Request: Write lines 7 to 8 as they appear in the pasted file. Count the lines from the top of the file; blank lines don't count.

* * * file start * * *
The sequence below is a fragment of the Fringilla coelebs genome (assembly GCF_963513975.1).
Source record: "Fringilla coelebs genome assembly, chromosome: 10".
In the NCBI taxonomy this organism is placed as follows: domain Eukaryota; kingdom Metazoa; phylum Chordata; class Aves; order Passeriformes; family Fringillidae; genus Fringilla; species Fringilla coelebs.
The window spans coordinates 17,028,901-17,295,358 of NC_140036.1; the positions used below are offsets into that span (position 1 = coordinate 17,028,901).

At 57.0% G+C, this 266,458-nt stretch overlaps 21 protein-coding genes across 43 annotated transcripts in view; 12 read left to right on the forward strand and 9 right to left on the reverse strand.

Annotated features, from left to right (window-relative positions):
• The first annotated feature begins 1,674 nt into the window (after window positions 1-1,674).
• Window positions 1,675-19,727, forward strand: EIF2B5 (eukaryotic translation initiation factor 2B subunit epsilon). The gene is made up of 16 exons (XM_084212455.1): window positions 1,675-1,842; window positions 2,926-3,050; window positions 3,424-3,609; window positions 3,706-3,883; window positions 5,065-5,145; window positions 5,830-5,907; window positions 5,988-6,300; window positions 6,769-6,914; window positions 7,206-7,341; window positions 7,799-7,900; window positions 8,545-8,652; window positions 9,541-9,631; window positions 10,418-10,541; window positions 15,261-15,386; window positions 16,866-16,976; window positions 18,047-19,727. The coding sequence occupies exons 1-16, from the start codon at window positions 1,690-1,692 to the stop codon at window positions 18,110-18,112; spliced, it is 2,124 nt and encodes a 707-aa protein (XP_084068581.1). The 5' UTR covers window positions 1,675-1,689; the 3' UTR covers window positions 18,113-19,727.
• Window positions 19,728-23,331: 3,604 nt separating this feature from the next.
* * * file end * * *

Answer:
• The first annotated feature begins 1,674 nt into the window (after window positions 1-1,674).
• Window positions 1,675-19,727, forward strand: EIF2B5 (eukaryotic translation initiation factor 2B subunit epsilon). The gene is made up of 16 exons (XM_084212455.1): window positions 1,675-1,842; window positions 2,926-3,050; window positions 3,424-3,609; window positions 3,706-3,883; window positions 5,065-5,145; window positions 5,830-5,907; window positions 5,988-6,300; window positions 6,769-6,914; window positions 7,206-7,341; window positions 7,799-7,900; window positions 8,545-8,652; window positions 9,541-9,631; window positions 10,418-10,541; window positions 15,261-15,386; window positions 16,866-16,976; window positions 18,047-19,727. The coding sequence occupies exons 1-16, from the start codon at window positions 1,690-1,692 to the stop codon at window positions 18,110-18,112; spliced, it is 2,124 nt and encodes a 707-aa protein (XP_084068581.1). The 5' UTR covers window positions 1,675-1,689; the 3' UTR covers window positions 18,113-19,727.